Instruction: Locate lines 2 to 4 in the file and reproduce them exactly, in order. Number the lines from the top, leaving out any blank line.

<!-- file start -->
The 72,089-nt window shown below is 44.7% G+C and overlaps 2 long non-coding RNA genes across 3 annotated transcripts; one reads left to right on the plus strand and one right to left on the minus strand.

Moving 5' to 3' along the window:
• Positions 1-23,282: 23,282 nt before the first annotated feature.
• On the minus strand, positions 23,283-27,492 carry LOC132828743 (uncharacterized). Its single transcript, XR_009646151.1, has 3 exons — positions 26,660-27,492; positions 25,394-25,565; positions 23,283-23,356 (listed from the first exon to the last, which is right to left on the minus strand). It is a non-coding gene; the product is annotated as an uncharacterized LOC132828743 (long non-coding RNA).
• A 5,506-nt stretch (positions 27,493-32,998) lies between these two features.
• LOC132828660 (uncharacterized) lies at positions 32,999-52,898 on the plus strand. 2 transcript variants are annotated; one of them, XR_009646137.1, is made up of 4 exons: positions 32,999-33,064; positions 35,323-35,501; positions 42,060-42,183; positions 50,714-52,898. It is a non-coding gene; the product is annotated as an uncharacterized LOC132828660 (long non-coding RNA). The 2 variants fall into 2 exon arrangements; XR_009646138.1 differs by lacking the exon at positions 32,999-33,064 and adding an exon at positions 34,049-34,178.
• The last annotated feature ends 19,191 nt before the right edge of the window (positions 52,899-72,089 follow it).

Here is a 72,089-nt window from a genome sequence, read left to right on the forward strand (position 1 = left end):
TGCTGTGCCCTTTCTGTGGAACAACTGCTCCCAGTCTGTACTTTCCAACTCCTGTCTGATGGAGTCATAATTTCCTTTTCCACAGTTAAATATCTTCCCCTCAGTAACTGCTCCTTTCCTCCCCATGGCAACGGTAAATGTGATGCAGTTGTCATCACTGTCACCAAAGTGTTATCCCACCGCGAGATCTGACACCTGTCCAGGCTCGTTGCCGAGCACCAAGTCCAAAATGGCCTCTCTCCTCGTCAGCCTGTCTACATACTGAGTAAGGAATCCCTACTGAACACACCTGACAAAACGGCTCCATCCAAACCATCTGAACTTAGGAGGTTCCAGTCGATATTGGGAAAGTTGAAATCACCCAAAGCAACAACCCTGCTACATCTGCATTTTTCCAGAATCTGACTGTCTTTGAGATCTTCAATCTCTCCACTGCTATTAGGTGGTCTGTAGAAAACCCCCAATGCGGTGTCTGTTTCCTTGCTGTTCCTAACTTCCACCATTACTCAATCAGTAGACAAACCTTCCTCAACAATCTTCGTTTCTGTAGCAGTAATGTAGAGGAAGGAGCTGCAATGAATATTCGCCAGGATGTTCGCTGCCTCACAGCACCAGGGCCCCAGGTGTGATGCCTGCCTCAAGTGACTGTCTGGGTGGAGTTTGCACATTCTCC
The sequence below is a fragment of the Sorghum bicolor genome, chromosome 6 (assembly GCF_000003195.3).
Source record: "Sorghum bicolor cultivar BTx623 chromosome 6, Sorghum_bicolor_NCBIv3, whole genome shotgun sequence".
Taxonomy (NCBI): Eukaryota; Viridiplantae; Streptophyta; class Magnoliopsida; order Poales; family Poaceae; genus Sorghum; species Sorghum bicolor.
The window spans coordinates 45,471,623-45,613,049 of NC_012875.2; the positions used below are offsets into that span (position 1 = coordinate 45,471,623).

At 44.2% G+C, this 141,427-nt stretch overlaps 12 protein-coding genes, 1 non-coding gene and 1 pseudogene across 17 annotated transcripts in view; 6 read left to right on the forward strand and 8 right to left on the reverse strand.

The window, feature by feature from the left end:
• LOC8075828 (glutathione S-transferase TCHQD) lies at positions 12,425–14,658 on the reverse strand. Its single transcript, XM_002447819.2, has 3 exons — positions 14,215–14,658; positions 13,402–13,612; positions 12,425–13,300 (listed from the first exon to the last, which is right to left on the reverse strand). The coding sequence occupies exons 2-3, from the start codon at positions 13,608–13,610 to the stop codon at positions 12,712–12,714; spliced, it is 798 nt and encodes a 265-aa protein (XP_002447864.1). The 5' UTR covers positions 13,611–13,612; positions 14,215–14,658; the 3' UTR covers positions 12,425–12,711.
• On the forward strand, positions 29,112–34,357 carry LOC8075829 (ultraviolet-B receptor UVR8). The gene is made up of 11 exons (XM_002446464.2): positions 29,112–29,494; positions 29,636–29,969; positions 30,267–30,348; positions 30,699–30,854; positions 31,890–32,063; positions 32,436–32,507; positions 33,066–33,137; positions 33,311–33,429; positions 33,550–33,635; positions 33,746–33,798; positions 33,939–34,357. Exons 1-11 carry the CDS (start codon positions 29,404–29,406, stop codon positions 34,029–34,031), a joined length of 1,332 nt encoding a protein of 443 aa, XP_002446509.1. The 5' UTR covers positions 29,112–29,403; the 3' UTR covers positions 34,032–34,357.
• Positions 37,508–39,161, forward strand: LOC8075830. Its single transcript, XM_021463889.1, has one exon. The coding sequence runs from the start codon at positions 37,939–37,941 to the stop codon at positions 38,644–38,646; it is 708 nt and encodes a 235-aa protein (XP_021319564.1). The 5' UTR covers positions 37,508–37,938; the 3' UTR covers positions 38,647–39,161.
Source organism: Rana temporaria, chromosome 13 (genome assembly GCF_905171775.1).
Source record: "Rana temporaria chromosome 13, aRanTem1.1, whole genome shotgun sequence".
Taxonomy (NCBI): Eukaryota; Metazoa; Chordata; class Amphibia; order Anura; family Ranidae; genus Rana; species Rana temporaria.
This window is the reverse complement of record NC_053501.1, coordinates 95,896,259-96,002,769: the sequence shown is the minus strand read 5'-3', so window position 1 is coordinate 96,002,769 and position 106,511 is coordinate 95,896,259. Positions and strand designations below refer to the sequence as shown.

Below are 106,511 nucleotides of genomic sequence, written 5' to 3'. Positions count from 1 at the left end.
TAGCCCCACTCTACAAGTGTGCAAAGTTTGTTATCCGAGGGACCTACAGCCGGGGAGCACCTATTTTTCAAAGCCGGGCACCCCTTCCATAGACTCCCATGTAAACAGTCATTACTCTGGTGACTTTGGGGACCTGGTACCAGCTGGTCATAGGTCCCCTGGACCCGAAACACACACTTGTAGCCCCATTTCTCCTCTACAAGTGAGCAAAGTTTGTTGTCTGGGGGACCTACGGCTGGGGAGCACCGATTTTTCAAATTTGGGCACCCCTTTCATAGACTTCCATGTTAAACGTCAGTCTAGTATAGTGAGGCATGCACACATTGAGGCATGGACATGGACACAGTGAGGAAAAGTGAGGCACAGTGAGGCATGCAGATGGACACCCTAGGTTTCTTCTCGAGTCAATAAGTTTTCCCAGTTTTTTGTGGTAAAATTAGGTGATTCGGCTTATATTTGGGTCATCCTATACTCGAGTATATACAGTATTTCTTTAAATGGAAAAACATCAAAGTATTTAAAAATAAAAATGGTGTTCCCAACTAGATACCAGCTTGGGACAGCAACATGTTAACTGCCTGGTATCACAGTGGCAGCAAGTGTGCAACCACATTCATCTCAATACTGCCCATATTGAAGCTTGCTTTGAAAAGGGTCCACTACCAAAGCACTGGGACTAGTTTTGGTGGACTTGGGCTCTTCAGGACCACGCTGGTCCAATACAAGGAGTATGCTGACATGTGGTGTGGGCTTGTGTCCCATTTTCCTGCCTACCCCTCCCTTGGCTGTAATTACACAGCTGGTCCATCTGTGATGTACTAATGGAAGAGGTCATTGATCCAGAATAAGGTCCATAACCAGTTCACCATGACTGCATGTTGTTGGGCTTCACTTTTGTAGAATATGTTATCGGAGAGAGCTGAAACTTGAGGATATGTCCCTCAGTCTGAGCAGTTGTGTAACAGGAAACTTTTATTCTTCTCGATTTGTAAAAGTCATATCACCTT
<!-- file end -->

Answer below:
Moving 5' to 3' along the window:
• Positions 1-23,282: 23,282 nt before the first annotated feature.
• On the minus strand, positions 23,283-27,492 carry LOC132828743 (uncharacterized). Its single transcript, XR_009646151.1, has 3 exons — positions 26,660-27,492; positions 25,394-25,565; positions 23,283-23,356 (listed from the first exon to the last, which is right to left on the minus strand). It is a non-coding gene; the product is annotated as an uncharacterized LOC132828743 (long non-coding RNA).